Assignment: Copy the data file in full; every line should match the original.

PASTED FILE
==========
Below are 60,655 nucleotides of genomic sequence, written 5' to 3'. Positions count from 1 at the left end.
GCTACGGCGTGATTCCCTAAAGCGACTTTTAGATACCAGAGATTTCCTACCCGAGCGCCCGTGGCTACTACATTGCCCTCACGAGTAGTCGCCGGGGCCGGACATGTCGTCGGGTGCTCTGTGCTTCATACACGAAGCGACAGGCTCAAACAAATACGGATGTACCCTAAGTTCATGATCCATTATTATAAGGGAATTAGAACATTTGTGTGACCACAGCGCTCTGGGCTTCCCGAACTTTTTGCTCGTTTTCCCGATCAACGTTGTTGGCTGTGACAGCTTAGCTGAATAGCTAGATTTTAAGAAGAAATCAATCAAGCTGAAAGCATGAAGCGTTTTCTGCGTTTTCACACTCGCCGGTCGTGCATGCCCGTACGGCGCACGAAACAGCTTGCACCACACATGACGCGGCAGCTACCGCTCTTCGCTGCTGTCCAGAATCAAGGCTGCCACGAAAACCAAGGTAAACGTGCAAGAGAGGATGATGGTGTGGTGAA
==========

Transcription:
Below are 60,655 nucleotides of genomic sequence, written 5' to 3'. Positions count from 1 at the left end.
GCTACGGCGTGATTCCCTAAAGCGACTTTTAGATACCAGAGATTTCCTACCCGAGCGCCCGTGGCTACTACATTGCCCTCACGAGTAGTCGCCGGGGCCGGACATGTCGTCGGGTGCTCTGTGCTTCATACACGAAGCGACAGGCTCAAACAAATACGGATGTACCCTAAGTTCATGATCCATTATTATAAGGGAATTAGAACATTTGTGTGACCACAGCGCTCTGGGCTTCCCGAACTTTTTGCTCGTTTTCCCGATCAACGTTGTTGGCTGTGACAGCTTAGCTGAATAGCTAGATTTTAAGAAGAAATCAATCAAGCTGAAAGCATGAAGCGTTTTCTGCGTTTTCACACTCGCCGGTCGTGCATGCCCGTACGGCGCACGAAACAGCTTGCACCACACATGACGCGGCAGCTACCGCTCTTCGCTGCTGTCCAGAATCAAGGCTGCCACGAAAACCAAGGTAAACGTGCAAGAGAGGATGATGGTGTGGTGAA